Spaceflight Insider

Friday Flyday: Starship SN11 launch plans cancelled for March 24, 25

The SpaceX assembly area in Boca Chica, Texs on Tues, March 23, showing evidence of SN15 and BN1 advancement. Credit: Louis Balderas Jr. / @LabPadre

The window for SpaceX’s Starship SN11 high-altitude test flight has shifted to the right by two days, with launch from Boca Chica, Texas now expected no earlier than (NET) Friday, March 26.The local flight attempt road closure for, Wednesday, March 24 has been canceled, per the Cameron County website for SpaceX notices.

Additional temporary flight restrictions (TFRs) and notices to airmen (NOTAMs) have been filed to accommodate planned windows on Friday and Saturday, shifting the high-altitude flight back from what was earlier in the week thought to be possible as early as Wednesday, March 24. It is expected that the associated road closures will follow suit, along with the eventual withdrawal of the Wednesday temporary flight restriction and notice to airmen.

Weather may be playing a factor in these changes, as it is now the stormy spring time in this part of the country; poor visibility and rain are expected in the coming days.

While the Starship flight is delayed and on hold, work continues in earnest at SpaceX’s Boca Chica build site. Booster No. 1 (BN1), a pathfinder for the Super Heavy booster that will one day carry Starships into orbit, has been disconnected from the enormous “tankzilla” crawler crane and Starship SN15 is undergoing mysterious stacking procedures. There are now two different nose cones (with flaps visible) near the production tent, which could well represent SN15. Community speculation is that the one without a tip, currently being stacked on barrel sections, is some kind of pathfinder; the newly visible nosecone may then come to be the actual section used.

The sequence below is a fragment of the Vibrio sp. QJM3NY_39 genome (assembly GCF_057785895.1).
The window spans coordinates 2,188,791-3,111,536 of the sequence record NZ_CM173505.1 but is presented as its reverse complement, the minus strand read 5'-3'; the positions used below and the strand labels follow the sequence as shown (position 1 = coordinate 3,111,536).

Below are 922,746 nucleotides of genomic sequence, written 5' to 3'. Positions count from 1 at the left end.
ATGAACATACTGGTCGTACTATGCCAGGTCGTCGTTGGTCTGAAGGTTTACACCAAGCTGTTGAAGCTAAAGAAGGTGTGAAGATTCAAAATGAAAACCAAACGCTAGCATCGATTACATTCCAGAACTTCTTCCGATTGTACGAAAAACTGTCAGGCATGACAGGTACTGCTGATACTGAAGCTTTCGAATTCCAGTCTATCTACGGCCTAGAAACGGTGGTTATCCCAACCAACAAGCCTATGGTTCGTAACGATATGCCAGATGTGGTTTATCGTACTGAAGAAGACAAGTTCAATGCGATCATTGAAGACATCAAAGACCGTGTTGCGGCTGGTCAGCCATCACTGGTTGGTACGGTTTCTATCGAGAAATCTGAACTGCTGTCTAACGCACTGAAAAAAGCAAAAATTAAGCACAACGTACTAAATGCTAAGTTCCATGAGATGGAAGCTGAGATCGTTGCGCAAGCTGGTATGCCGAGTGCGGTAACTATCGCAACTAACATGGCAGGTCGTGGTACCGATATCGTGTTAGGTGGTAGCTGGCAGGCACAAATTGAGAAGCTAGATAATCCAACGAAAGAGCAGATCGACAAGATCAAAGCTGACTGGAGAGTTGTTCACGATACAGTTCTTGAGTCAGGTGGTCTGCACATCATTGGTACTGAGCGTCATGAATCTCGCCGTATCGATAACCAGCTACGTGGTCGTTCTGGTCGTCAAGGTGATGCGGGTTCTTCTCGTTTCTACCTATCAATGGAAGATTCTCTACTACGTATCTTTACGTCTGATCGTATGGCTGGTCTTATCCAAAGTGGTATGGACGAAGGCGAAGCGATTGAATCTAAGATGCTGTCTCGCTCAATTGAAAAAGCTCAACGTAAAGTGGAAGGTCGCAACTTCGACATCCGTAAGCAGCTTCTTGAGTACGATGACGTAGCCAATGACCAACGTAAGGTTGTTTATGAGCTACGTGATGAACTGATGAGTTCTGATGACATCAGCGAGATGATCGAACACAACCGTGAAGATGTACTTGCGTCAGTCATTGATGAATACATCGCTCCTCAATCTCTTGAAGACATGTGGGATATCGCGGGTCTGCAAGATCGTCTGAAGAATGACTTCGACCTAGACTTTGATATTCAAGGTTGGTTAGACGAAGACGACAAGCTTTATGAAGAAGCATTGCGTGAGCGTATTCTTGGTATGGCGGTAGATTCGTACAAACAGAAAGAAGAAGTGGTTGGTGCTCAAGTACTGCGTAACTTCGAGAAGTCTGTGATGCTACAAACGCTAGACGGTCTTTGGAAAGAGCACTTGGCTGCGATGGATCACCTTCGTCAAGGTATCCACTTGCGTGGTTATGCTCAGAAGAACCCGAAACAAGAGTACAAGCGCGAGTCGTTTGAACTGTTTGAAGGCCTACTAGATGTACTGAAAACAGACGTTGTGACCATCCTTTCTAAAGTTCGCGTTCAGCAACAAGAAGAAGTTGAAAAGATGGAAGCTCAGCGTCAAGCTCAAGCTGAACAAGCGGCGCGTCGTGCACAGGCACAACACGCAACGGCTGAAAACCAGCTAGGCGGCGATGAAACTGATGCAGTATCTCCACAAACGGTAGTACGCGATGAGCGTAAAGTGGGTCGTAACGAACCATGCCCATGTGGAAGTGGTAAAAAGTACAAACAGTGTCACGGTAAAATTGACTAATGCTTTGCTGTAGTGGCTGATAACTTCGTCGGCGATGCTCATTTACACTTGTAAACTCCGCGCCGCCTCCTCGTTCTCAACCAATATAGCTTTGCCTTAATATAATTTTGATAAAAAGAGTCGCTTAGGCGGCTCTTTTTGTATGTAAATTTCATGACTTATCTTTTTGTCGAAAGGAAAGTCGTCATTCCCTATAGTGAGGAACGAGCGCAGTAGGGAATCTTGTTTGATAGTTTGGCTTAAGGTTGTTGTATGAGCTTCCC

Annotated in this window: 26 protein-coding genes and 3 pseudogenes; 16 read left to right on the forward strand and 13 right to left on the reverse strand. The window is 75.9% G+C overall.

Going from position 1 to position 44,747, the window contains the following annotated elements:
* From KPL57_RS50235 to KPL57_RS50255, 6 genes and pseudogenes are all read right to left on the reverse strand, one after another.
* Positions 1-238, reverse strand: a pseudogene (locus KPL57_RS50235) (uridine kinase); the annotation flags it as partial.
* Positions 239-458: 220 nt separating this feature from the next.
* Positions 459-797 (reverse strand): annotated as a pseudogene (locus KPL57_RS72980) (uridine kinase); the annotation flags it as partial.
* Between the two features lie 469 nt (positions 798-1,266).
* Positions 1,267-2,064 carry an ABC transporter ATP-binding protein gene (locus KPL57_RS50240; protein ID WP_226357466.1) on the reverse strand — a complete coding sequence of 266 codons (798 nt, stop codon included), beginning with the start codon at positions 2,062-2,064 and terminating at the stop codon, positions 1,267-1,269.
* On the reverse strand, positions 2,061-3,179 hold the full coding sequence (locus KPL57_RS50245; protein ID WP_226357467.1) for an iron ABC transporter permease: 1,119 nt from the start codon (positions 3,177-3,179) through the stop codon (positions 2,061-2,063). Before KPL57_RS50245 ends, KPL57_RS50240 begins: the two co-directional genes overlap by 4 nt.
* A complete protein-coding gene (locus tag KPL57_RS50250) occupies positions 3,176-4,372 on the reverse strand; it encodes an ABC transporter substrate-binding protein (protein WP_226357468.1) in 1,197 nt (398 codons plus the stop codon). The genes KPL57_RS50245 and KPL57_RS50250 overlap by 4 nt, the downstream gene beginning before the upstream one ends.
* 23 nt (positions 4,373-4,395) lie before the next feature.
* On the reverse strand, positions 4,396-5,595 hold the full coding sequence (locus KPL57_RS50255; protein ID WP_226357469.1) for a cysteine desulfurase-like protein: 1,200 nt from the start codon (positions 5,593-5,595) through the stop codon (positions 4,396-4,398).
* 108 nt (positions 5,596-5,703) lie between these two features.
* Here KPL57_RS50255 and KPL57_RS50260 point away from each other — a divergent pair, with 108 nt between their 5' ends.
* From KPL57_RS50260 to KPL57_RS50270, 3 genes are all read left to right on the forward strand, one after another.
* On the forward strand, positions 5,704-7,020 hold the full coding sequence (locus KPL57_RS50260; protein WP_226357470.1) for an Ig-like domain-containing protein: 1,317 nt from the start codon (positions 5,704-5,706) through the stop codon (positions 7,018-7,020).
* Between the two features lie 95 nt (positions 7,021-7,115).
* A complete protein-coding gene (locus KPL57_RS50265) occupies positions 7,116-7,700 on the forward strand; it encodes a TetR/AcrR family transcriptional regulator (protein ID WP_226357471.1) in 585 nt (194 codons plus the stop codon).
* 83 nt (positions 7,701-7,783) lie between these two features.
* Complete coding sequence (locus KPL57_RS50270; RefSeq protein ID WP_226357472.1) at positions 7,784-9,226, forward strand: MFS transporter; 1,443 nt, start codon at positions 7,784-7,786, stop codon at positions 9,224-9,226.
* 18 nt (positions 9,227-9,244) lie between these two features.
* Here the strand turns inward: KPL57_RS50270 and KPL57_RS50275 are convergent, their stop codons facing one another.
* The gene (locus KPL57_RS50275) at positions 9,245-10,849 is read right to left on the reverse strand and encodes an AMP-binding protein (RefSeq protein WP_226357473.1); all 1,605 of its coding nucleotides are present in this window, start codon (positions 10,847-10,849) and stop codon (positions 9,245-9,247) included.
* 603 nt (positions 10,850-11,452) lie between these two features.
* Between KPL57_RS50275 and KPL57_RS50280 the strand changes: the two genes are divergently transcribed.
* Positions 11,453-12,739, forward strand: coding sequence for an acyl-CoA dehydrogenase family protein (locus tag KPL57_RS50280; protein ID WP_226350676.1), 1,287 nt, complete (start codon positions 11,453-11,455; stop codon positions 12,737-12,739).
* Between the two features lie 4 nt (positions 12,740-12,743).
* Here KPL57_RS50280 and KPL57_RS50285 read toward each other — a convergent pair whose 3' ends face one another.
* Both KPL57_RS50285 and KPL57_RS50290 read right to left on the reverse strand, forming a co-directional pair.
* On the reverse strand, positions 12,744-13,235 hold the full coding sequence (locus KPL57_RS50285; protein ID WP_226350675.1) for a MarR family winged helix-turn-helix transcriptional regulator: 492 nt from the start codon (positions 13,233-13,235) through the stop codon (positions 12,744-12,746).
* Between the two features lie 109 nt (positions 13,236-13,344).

Production continues at a steady clip, and more information will be shared as it becomes available for these future test articles and the Starship SN11 flight. In the meantime, please enjoy a throwback to when SN9 and SN10 were sharing time together on the launch pad.

Starships SN9, right, and SN10 stand tall at the Boca Chica launch complex on the morning of Jan. 30. SpaceX has been granted permission to fly Starship SN9 as early as Feb. 2. It appears the company will be launching while SN10 is on a nearby pad. Credit: Nicholas D'Alessandro / Spaceflight Insider

Starships SN9, right, and SN10 stand tall at the Boca Chica launch complex on the morning of Jan. 30. SpaceX launched SN9 on February 2, 2021, while SN10 flew on March 3. Each flight appeared to fly their desired 10KM (33,000 ft) high altitude test profile successfully, with SN10 even going so far as to complete a hard landing. Sadly, some 8 minutes later the SN10 vehicle was destroyed by an explosion on the launch pad. Credit: Nicholas D’Alessandro / Spaceflight Insider


Nicholas D'Alessandro was born and raised in Southwest Florida. The seeds of his interest in Space Exploration were planted when the Shuttle's sonic boom upon re-entry would reverberate through his childhood home even across the state; the knowledge that a real life spacecraft was passing overhead and could have that effect was fascinating to him. A middle school field trip to the Kennedy Space Center cemented that fascination, and with an additional interest in the bleeding edge of automotive technology and Teslas, it was the story of Elon Musk's path to Cape Canaveral with SpaceX that finally led Nicholas to move to the Space Coast and, after joining Spaceflight Insider in 2020, begin documenting the dawning era of commercial spaceflight.

Reader Comments

Gerald Stallings

I AM fasinated with your work , and fallow as MUCH as I can. I saw JOHN GLEN GO ON HIS FLIGHT on the Mercery flIGHT in the early 1960’s.

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